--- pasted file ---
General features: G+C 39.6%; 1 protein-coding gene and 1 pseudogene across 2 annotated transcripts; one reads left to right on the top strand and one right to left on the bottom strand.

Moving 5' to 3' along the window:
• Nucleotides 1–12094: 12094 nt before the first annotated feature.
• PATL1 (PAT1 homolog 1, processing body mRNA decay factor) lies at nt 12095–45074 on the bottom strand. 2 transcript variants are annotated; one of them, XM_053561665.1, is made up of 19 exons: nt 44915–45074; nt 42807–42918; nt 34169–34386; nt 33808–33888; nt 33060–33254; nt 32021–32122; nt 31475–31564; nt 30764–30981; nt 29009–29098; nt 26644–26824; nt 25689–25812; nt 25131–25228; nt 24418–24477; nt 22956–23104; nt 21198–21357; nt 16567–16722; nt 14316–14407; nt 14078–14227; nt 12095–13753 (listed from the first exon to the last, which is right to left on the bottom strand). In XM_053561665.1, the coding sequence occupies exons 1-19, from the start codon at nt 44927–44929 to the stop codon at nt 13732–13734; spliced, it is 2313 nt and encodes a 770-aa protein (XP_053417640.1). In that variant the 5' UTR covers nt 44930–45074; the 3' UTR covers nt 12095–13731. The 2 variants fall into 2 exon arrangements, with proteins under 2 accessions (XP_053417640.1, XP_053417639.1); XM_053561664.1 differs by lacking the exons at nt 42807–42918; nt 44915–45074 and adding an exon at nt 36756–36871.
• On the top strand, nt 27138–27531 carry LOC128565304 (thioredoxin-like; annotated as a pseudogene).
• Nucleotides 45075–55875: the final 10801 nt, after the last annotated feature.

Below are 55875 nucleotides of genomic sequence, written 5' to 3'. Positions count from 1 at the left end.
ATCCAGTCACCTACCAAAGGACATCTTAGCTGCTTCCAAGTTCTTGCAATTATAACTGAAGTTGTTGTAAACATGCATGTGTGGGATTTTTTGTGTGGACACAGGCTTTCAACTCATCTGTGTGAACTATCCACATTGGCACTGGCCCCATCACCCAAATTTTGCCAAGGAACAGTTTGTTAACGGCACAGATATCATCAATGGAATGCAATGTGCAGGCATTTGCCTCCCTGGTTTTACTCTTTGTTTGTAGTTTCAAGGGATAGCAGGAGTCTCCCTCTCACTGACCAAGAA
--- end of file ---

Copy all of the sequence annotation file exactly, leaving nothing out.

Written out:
General features: G+C 39.6%; 1 protein-coding gene and 1 pseudogene across 2 annotated transcripts; one reads left to right on the top strand and one right to left on the bottom strand.

Moving 5' to 3' along the window:
• Nucleotides 1–12094: 12094 nt before the first annotated feature.
• PATL1 (PAT1 homolog 1, processing body mRNA decay factor) lies at nt 12095–45074 on the bottom strand. 2 transcript variants are annotated; one of them, XM_053561665.1, is made up of 19 exons: nt 44915–45074; nt 42807–42918; nt 34169–34386; nt 33808–33888; nt 33060–33254; nt 32021–32122; nt 31475–31564; nt 30764–30981; nt 29009–29098; nt 26644–26824; nt 25689–25812; nt 25131–25228; nt 24418–24477; nt 22956–23104; nt 21198–21357; nt 16567–16722; nt 14316–14407; nt 14078–14227; nt 12095–13753 (listed from the first exon to the last, which is right to left on the bottom strand). In XM_053561665.1, the coding sequence occupies exons 1-19, from the start codon at nt 44927–44929 to the stop codon at nt 13732–13734; spliced, it is 2313 nt and encodes a 770-aa protein (XP_053417640.1). In that variant the 5' UTR covers nt 44930–45074; the 3' UTR covers nt 12095–13731. The 2 variants fall into 2 exon arrangements, with proteins under 2 accessions (XP_053417640.1, XP_053417639.1); XM_053561664.1 differs by lacking the exons at nt 42807–42918; nt 44915–45074 and adding an exon at nt 36756–36871.
• On the top strand, nt 27138–27531 carry LOC128565304 (thioredoxin-like; annotated as a pseudogene).
• Nucleotides 45075–55875: the final 10801 nt, after the last annotated feature.

Below are 55875 nucleotides of genomic sequence, written 5' to 3'. Positions count from 1 at the left end.
ATCCAGTCACCTACCAAAGGACATCTTAGCTGCTTCCAAGTTCTTGCAATTATAACTGAAGTTGTTGTAAACATGCATGTGTGGGATTTTTTGTGTGGACACAGGCTTTCAACTCATCTGTGTGAACTATCCACATTGGCACTGGCCCCATCACCCAAATTTTGCCAAGGAACAGTTTGTTAACGGCACAGATATCATCAATGGAATGCAATGTGCAGGCATTTGCCTCCCTGGTTTTACTCTTTGTTTGTAGTTTCAAGGGATAGCAGGAGTCTCCCTCTCACTGACCAAGAA